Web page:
Conclusion
An overview of the Poisson distribution has been provided, including numerous statistical modeling techniques that make use of this discrete distribution. Poisson regression is a statistical method that has been growing in use in the nursing literature. This is encouraging, as outdated approaches to modeling count data are replaced with more adequate techniques. The approaches of either dichotomizing count data or assuming it is continuous and modeling using normal linear regression are limited and often do a poor job of describing count data. Knowledge of the Poisson distribution is needed so students can be fully prepared to read and critically evaluate the nursing and health literature. The standard Poisson regression model has been fully developed to allow for special considerations when modeling assumptions are not fully met. Methods have been described for extending the Poisson regression model to manage overdispersion, inflated zero counts, and correlated data. The current state of statistical software, including SPSS, makes Poisson regression modeling accessible and manageable. This useful method should be included as a core component of statistics education for doctoral nursing students.
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Frequency Distribution, Probabilities, and Expected Counts, for Aggregate Charlson Comorbidity Index Unweighted Count Data
Number of Comorbidities 
Observed Count 
Probability 
Expected Count^{a} 
0 
27 
0.204 
23.9 
1 
40 
0.324 
37.9 
2 
23 
0.258 
30.2 
3 
11 
0.137 
16 
4 
14 
0.054 
6.4 
5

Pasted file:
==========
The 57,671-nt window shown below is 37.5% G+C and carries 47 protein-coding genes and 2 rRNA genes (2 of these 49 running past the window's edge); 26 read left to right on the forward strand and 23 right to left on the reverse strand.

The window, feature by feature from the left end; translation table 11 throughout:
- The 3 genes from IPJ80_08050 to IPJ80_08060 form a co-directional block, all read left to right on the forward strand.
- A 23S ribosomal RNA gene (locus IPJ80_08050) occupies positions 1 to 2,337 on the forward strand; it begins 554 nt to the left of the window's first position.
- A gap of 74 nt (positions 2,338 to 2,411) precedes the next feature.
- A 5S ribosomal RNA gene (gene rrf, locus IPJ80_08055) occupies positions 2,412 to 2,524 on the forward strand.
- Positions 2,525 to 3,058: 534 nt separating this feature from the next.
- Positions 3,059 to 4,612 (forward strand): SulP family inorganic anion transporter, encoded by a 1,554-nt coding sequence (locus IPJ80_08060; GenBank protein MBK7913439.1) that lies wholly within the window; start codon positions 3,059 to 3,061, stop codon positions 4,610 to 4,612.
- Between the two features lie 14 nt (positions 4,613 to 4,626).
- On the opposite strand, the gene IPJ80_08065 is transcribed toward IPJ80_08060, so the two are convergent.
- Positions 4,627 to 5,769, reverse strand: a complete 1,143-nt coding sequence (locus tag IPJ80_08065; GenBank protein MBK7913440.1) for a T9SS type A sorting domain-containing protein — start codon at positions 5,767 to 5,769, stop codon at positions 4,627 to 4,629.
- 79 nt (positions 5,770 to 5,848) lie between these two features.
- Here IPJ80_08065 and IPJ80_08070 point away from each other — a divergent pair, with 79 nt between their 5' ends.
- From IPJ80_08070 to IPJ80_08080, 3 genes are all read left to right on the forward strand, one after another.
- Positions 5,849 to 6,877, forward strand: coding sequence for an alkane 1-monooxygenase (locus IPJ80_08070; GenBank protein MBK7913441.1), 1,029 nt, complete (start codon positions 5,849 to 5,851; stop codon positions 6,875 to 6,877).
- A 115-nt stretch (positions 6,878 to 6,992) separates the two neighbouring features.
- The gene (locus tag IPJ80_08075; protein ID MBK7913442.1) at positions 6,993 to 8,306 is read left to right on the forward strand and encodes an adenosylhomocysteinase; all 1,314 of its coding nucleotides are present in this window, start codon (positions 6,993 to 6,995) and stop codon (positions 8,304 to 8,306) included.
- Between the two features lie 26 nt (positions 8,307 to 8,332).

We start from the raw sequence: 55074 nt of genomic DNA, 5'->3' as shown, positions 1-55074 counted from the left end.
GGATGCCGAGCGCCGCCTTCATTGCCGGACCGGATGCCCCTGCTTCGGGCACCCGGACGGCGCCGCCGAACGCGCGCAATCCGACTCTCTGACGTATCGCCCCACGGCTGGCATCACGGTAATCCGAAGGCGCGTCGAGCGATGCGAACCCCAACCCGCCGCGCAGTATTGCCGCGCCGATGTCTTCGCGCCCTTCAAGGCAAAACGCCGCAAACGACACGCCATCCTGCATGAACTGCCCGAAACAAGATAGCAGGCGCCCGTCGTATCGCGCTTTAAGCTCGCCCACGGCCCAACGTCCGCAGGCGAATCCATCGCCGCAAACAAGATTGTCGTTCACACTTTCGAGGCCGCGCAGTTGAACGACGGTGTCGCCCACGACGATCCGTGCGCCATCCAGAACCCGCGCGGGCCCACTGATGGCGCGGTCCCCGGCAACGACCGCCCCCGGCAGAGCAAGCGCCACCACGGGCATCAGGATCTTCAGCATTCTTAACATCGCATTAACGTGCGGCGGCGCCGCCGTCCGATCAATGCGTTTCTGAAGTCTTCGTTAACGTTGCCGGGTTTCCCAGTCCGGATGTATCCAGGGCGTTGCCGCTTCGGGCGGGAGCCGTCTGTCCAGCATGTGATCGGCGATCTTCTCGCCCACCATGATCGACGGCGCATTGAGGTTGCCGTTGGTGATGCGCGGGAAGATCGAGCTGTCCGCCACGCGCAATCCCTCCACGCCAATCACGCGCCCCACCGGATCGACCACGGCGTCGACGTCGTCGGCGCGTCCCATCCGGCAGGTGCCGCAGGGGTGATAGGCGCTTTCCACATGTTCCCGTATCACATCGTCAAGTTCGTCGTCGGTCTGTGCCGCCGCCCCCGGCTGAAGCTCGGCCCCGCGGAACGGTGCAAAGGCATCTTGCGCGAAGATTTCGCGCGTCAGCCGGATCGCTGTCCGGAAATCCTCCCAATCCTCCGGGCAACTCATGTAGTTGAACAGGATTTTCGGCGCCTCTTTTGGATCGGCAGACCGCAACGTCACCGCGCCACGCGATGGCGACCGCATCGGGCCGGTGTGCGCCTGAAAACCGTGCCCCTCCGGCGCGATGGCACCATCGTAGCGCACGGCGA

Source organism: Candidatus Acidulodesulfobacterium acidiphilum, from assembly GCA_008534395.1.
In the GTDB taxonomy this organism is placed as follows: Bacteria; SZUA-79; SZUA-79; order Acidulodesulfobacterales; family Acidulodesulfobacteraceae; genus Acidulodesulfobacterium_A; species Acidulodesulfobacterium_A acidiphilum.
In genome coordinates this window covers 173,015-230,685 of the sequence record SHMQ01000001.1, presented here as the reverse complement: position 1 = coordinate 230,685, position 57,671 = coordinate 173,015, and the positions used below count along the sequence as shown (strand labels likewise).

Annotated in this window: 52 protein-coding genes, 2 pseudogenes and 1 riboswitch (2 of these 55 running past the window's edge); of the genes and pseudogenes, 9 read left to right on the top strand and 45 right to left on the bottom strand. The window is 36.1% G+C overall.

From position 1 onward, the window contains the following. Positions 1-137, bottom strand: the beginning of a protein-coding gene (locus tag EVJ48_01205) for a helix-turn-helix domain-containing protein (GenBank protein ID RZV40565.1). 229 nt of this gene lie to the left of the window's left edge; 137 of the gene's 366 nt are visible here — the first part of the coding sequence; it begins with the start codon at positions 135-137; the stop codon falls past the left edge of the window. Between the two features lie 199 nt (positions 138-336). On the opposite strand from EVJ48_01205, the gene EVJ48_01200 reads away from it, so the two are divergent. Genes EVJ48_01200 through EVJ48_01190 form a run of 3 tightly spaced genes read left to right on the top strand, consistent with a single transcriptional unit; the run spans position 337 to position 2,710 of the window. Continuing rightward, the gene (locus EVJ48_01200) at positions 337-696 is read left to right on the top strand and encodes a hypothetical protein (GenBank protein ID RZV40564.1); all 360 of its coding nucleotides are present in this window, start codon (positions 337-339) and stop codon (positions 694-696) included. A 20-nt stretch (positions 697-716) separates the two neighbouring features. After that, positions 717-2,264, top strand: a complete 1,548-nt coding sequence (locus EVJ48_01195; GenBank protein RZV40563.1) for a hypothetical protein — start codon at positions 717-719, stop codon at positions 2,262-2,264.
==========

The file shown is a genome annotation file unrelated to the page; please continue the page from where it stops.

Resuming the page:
1 
0.017 
2 
6 
1 
0.005 
0.5 
Total 
117 
1 

Summary Statistics and Distribution Estimates for Unweighted Charlson Comorbidity Index Count Data by Race
Comorbidity 
Black (n = 68) 
White (n = 49) 
Overall (n = 117) 



n 
% 
n 
% 
n 
% 
0 
20 
29.4 
7 
14.3 
27 
23.1 
1 
22 
32.4 
18 
36.7 
40 
34.2 
2 
14 
20.6 
9 
18.4 
23 
19.7 
3 
5 
7.4 
6 
12.2 
11 
9.4 
4 
7 
10.3 
7 
14.3 
14 
12 
5 
0 
0 
1 
2 
1 
0.9 
6 
0 
0 
1 
2 
1 
0.9 

Summary Statistics 
Black (n = 68) 
White (n = 49) 
Overall (n = 117) 

Mean 
1.37 
1.9 
1.59 
Median 
1.00 
1.00 
1.00 
Standard deviation 
1.27 
1.48 
1.38 
Variance 
1.61 
2.18 
1.90 
Overdispersion^{a} 
1.18 
1.15 
1.19 
Interquartile range 
[0, 2] 
[1, 3] 
[1, 2] 
Range 
[0, 4] 
[0, 6] 
[0, 6] 

Distribution Estimates 
Black (n = 68) 
White (n = 49) 
Overall (n = 117) 

Normal 
μ̂ = 1.37, σ̂ = 1.61 
μ̂ = 1.90, σ̂ = 2.18 
μ̂ = 1.59, σ̂ = 1.90 
Poisson 
λ̂ = 1.37 
λ̂ = 1.90 
λ̂ = 1.59 
Negative binomial 
r̂ = 7.35, p̂ = 0.84 
r̂ = 14.71, p̂ = 0.89 
r̂ = 7.87, p̂ = 0.83 
Regression Coefficient Results and Model Statistics for Five Types of Regression Models
Variable 
Logistic Regression (Logit Link) 
Normal Linear Regression (Identity Link) 
Poisson Regression (Log Link) 
Poisson Regression With Overdispersion (Log Link) 
Negative Binomial Regression (Log Link) 
Intercept 





Estimate (SE) 
−0.88 (0.27) 
1.37 (0.16) 
0.31 (0.10) 
0.31 (0.11) 
0.31 (0.11) 
95% CI 
−1.40, −0.35 
1.05, 1.69 
0.10, 0.51 
0.09, 0.53 
0.09, 0.53 
p value 
0.001 
<0.001 
0.003 
0.005 
0.005 
Race^{a} 





Estimate (SE) 
−0.92 (0.49) 
0.53 (0.25) 
0.33 (0.15) 
0.33 (0.16) 
0.33 (0.16) 
95% CI 
−1.87, 0.04 
0.03, 1.03 
0.04, 0.62 
0.02, 0.64 
0.02, 0.64 
p value 
0.060 
0.036 
0.025 
0.038 
0.038 
Scale 





Estimate 
1 
NA 
1 
1.16^{b} 
1 
Negative binomial dispersion 





Estimate (SE) 
NA 
NA 
NA 
NA 
0.096^{c} (0.10) 
Model fit statistics 





df 
NA 
115 
115 
115 
114 
Deviance 
NA 
212.3 
151.72 
151.72 
134.47 
Deviance/df^{d} 
NA 
1.85 
1.32 
1.32 
1.18 
Pearson χ^{2} 
NA 
212.3 
133.88 
133.88 
116.23 
Pearson χ^{2}/df^{e} 
NA 
1.85 
1.16 
1.16 
1.02 
Log likelihood 
−4.07 
−200.87 
−188.8 
−188.8 
−188.24 
Omnibus test χ^{2}_{(1)} 
3.83 
4.33 
4.97 
4.27 
4.22 
p value 
0.050 
0.037 
0.026 
0.039 
0.040 
AIC 
12.15 
407.74 
381.6 
381.6 
382.48 
BIC 
17.67 
416.03 
387.13 
387.13 
390.76